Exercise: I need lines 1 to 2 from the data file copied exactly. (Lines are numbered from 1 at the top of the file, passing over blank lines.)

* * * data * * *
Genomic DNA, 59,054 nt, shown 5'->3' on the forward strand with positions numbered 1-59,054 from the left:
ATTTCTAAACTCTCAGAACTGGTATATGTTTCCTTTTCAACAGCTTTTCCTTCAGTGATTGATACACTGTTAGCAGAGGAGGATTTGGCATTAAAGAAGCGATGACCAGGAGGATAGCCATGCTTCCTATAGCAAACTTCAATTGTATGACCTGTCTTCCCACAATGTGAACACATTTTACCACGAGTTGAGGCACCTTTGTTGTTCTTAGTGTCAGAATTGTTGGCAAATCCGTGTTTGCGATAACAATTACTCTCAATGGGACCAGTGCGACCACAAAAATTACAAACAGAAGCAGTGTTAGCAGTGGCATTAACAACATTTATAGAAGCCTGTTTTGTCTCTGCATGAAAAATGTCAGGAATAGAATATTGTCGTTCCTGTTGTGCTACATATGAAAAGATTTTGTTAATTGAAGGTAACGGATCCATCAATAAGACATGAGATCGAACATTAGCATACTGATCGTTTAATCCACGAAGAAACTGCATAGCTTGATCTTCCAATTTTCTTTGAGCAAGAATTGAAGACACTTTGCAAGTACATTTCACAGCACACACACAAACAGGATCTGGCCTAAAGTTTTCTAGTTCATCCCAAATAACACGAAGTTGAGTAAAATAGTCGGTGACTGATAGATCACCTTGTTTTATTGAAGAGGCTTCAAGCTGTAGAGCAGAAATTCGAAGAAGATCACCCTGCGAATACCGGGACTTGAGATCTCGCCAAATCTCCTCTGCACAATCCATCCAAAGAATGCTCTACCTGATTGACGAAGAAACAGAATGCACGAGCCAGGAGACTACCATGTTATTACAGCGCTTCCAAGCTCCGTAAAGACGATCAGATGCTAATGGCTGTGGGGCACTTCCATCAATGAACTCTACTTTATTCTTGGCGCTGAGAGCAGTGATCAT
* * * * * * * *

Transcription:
Genomic DNA, 59,054 nt, shown 5'->3' on the forward strand with positions numbered 1-59,054 from the left:
ATTTCTAAACTCTCAGAACTGGTATATGTTTCCTTTTCAACAGCTTTTCCTTCAGTGATTGATACACTGTTAGCAGAGGAGGATTTGGCATTAAAGAAGCGATGACCAGGAGGATAGCCATGCTTCCTATAGCAAACTTCAATTGTATGACCTGTCTTCCCACAATGTGAACACATTTTACCACGAGTTGAGGCACCTTTGTTGTTCTTAGTGTCAGAATTGTTGGCAAATCCGTGTTTGCGATAACAATTACTCTCAATGGGACCAGTGCGACCACAAAAATTACAAACAGAAGCAGTGTTAGCAGTGGCATTAACAACATTTATAGAAGCCTGTTTTGTCTCTGCATGAAAAATGTCAGGAATAGAATATTGTCGTTCCTGTTGTGCTACATATGAAAAGATTTTGTTAATTGAAGGTAACGGATCCATCAATAAGACATGAGATCGAACATTAGCATACTGATCGTTTAATCCACGAAGAAACTGCATAGCTTGATCTTCCAATTTTCTTTGAGCAAGAATTGAAGACACTTTGCAAGTACATTTCACAGCACACACACAAACAGGATCTGGCCTAAAGTTTTCTAGTTCATCCCAAATAACACGAAGTTGAGTAAAATAGTCGGTGACTGATAGATCACCTTGTTTTATTGAAGAGGCTTCAAGCTGTAGAGCAGAAATTCGAAGAAGATCACCCTGCGAATACCGGGACTTGAGATCTCGCCAAATCTCCTCTGCACAATCCATCCAAAGAATGCTCTACCTGATTGACGAAGAAACAGAATGCACGAGCCAGGAGACTACCATGTTATTACAGCGCTTCCAAGCTCCGTAAAGACGATCAGATGCTAATGGCTGTGGGGCACTTCCATCAATGAACTCTACTTTATTCTTGGCGCTGAGAGCAGTGATCAT